I know that the reason it did speak to me so profoundly was because at the time I saw it I had just gotten out of a very serious long-term relationship with a girl and was still feeling the loss of that relationship very intensely. I really, really loved this girl and losing her broke my heart; I was simply devastated. That’s why this film spoke to me so immeasurably. A Single Man is about the devastation of losing someone you love. It’s about the heartbreaking, earth-shattering reality that comes with Loss. It’s about unimaginable sadness. But, that doesn’t mean that it is simply a despairing experience. It’s also about the beauty that is life. It’s about those little profound moments that illuminate and sparkle before us and make our hearts enflamed with gratitude and amazement at life itself. It’s about being human and all the infinite beauty and sadness that comes with it.

It’s about so much, yet it is so compact and seamless. It flows so beautifully. The shots are stunningly gorgeous, the design is impeccable, the score is haunting and heart-rendering, and the script is poetic and perfect. And then there is the acting. Colin Firth gives simply one of the best performances I’ve ever seen from an actor. He makes the movie. He is the reason you feel it so deeply. This is the role he should have won an Oscar for. This is the role he should have gotten every conceivable acting award for. He is THAT good in this. If you need any proof of that, just look at the scene where he hears of his lover’s death over the telephone. His acting in that scene is heartbreaking, raw, and almost too real. You can’t look away from him. You could write a book about how much his face says in that scene alone. It’s astonishing really.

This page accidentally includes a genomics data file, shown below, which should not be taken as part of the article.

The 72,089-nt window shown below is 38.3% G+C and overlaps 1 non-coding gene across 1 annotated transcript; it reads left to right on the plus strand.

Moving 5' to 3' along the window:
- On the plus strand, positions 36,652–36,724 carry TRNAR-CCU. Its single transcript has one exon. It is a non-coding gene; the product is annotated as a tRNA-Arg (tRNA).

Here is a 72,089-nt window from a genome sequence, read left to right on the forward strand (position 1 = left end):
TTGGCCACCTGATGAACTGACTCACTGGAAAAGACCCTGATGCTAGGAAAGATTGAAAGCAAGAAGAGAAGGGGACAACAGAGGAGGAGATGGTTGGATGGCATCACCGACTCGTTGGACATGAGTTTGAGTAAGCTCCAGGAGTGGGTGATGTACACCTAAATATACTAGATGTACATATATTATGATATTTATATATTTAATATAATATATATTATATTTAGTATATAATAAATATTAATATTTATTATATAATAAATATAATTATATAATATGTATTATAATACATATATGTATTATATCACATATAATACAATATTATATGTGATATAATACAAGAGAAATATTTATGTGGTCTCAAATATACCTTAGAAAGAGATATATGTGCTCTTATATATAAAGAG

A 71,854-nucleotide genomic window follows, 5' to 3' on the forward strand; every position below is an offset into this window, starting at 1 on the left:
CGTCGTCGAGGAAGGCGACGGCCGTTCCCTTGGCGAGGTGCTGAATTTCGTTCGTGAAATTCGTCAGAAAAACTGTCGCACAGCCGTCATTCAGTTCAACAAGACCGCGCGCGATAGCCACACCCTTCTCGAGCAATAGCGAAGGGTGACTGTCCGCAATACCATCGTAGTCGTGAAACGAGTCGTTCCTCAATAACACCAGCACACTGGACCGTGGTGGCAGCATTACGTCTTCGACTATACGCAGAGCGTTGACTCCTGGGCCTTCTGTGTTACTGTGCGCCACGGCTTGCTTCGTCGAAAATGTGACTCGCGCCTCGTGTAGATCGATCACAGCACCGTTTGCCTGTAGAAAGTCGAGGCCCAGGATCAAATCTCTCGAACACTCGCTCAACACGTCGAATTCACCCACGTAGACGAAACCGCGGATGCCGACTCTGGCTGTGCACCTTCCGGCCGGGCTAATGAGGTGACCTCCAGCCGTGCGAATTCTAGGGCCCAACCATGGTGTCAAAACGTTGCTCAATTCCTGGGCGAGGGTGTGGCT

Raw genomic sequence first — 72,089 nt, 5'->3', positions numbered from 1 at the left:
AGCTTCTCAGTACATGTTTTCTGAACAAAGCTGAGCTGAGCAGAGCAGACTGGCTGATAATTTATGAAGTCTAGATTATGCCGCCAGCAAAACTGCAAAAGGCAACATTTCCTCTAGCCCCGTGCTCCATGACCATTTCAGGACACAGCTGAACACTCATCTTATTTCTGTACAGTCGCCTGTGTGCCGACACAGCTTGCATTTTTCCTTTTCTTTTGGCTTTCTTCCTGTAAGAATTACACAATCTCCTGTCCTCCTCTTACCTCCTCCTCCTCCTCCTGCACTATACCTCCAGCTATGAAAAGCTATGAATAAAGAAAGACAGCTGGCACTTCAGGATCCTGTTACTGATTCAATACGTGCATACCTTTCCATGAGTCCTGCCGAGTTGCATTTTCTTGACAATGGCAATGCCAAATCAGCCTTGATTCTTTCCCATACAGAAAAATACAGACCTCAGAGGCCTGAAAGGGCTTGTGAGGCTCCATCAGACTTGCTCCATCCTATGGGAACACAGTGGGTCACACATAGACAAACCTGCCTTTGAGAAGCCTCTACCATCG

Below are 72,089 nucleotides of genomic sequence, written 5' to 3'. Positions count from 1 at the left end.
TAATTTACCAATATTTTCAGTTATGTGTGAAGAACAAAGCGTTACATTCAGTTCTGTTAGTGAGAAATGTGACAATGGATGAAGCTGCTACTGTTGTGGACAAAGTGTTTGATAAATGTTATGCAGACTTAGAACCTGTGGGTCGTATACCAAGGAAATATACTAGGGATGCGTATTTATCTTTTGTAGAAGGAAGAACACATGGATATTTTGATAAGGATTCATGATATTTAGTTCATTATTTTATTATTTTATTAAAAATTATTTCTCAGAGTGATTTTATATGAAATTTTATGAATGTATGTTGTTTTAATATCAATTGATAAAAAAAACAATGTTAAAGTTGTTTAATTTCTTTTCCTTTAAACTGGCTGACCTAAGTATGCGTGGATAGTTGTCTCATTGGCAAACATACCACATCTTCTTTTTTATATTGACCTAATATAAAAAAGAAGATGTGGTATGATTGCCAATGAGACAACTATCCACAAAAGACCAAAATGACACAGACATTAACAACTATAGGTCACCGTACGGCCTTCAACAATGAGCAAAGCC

Anyway, I could rave forever about how much I love this movie, but I’ll simply leave it at that. And I really don’t care what anyone says about it. My experience with it is very personal. I will never be shaken from my absolute unwavering adoration for it. The best film of 2009, for me, by a landslide.

2. Inglourious Basterds

The first scene alone would put this at number two on my list. What a masterpiece from Tarantino. In my opinion, his best film. It probably would have been number one too if I had not seen A Single Man. But, not to take anything away from this movie. It’s amazing. Christoph Waltz deserved every bit of acclaim he got for this. What a masterful performance.

3. The White Ribbon